If there’s anyone who knows how to package a brand for success it’s Charlotte Beers, former CEO of advertising giant Ogilvy & Mather. During her lengthy career, which included a post as Undersecretary of State to Colin Powell, Beers was widely considered one of the most powerful women in American.
Author of last year’s “I’d Rather Be In Charge,” a guide to achieving “pride, power, and joy at work,” Beers now offers 5-day “X-Factor” seminars across the U.S. and Europe to give women tools she says they need to “take charge, find pride and power at work, and learn to never miss a moment to lead.” Beers says she’s on a mission to help women find the power they have within and to exercise it, and that her book can help anyone become a masterful communicator.
At the OPEN for Women: CEO BootCamp at the American Express World Headquarters in New York recently Beers shared some of her wisdom in an hour-long session called “Authentic Leadership Breeds Confidence.” At 78, the supremely poised and confident Texas native is entertaining and accessible.
First among her insights for women business owners: “Relationships are greater than work.” In advertising terms, Beers explains that consumers have relationships with brands, not products.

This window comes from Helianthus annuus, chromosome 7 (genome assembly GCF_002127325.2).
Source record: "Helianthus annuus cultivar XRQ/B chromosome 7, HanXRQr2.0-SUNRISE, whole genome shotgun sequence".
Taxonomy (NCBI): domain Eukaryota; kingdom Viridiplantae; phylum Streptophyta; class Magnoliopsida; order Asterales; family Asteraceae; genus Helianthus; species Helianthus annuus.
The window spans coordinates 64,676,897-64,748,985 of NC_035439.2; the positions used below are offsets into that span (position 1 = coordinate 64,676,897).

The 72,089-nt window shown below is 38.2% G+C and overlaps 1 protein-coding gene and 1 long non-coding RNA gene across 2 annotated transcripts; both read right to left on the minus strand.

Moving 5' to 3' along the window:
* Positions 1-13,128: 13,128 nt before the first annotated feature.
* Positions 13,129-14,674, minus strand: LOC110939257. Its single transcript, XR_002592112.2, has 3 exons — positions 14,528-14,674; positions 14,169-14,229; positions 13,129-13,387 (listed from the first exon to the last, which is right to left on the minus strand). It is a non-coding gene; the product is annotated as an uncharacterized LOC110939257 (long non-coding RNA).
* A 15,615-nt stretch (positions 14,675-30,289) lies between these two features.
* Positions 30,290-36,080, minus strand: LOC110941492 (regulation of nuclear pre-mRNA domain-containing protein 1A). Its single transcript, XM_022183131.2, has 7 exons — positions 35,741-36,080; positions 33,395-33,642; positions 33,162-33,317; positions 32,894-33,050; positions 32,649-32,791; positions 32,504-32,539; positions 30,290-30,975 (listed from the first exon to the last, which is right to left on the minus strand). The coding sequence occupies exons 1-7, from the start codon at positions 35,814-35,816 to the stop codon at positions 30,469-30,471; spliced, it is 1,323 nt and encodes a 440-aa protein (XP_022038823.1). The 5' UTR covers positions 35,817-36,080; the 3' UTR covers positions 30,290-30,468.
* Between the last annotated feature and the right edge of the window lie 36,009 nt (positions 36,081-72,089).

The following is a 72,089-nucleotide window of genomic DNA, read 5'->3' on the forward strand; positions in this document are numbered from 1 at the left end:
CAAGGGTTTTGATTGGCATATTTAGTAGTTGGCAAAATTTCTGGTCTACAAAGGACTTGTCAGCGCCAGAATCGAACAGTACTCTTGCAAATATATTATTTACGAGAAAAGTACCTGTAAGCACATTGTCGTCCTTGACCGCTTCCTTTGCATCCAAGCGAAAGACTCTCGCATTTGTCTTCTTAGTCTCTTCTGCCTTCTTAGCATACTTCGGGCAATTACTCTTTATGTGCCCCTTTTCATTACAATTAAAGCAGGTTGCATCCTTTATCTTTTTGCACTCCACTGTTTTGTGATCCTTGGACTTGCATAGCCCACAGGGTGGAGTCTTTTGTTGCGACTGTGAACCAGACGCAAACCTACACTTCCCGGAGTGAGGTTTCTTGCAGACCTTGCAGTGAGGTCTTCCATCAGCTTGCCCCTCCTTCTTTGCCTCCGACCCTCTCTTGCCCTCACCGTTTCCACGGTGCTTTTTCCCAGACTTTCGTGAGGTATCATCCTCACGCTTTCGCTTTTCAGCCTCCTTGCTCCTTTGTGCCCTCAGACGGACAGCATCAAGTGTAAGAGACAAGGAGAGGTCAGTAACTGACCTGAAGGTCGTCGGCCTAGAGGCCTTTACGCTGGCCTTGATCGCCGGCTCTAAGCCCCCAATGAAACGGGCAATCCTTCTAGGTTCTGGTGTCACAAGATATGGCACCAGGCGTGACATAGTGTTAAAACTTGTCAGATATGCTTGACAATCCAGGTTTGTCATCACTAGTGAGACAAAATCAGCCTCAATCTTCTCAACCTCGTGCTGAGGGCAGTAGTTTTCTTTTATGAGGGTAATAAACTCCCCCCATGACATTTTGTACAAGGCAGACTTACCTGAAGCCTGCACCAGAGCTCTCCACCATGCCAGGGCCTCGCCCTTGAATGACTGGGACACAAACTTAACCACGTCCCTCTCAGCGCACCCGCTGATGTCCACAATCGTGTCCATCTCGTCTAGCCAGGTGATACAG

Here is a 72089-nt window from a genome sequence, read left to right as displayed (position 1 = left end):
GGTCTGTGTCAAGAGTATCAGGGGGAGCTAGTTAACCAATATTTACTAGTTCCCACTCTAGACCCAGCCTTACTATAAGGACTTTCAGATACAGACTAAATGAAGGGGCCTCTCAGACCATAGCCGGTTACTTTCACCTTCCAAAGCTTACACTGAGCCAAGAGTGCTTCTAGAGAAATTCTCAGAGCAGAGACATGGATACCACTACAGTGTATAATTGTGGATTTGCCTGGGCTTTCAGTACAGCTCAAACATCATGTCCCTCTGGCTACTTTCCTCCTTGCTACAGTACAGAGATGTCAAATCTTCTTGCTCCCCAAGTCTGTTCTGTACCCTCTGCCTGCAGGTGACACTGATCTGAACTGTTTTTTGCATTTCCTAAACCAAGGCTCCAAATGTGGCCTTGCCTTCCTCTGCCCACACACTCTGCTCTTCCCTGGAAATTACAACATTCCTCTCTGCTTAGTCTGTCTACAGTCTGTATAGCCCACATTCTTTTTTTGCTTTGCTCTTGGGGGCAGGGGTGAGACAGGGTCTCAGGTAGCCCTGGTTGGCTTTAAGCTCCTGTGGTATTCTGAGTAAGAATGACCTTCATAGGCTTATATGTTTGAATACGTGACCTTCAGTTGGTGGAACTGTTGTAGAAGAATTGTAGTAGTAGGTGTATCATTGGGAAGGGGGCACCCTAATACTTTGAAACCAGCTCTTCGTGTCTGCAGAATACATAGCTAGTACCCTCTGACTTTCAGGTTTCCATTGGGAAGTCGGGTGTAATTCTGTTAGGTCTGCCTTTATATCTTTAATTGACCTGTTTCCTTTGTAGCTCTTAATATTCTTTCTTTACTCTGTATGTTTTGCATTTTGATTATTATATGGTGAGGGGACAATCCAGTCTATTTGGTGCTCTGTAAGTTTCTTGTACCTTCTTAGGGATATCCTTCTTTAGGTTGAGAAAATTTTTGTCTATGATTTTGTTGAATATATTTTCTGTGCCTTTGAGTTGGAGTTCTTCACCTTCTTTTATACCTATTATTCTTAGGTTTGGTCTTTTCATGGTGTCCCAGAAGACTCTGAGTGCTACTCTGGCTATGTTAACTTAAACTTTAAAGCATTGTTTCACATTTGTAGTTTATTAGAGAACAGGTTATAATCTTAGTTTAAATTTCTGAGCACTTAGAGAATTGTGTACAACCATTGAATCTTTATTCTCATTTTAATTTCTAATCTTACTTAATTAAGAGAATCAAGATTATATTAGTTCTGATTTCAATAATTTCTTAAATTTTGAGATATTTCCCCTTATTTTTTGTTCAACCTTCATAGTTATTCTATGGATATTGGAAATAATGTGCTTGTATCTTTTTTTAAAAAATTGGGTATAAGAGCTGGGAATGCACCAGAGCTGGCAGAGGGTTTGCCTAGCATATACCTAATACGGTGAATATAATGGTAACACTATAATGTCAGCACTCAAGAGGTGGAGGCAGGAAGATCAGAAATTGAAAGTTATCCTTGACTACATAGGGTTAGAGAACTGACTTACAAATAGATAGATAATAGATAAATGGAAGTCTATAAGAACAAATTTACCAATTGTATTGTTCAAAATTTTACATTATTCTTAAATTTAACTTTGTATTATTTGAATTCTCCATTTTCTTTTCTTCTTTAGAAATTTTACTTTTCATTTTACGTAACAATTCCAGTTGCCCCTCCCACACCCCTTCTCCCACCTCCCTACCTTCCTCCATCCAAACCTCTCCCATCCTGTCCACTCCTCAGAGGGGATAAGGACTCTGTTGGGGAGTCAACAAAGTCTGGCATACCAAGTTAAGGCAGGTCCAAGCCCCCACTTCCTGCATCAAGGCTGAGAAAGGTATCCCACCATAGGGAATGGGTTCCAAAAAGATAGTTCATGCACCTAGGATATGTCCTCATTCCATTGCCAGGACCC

Translating that concept to personal and business branding, Beers urges women to think about how they’re building their relationships: “Every email I send is a presentation of who I am,” she says. “Your product isn’t as important as who you are as a brand.” When you have a meaningful brand, she says, a broken product can be fixed.
Beers is also a believer in deep self-analysis. “Do a radical self-inventory,” she says. “And go find out what picture people hold of you. They will teach you how they see you.” Then, she says, you can close the gap between who you are and how you’re perceived. Part of her own journey of self-discovery included attending Adult Children of Alcoholics meetings to understand why the men in her creative department who blew off early to go to the bar reduced her to childlike behavior.
One way to discover who you are, she suggests, is to reflect on those moments at work “when your most real self emerged”—“when you weren’t your most polite professional self.”
She recalls, for instance, when, as a young account executive in Chicago, she confronted a senior female colleague who had mocked her Southern accent in front of a group of male colleagues. “I was afraid of her,” Beers says, “but I went into her office and said, ‘I’m not leaving here until you and I unite so the men can’t divide us’.” The woman took Beers to lunch and taught her to drink Scotch Mist, she says. When you say what you mean, are memorable and persuasive, Beers says, “that’s your standard for major communication.”
Beer says her Golden Rule, learned 100 million times a day in the ad industry, is, “It’s not what you say; it’s what they hear.” To succeed in persuading people, she says, “You must learn something about charm, charisma, wit, humor, the unexpected. Being menacing works too.”
Instead of seeing work as obedient, hard performance, Beers says women should consider work a “daily practice to learn who they are and how large they can be.”
After all, what gives your life meaning, Beers says, “is using all of you in the highest possible way and being influential in your sphere.”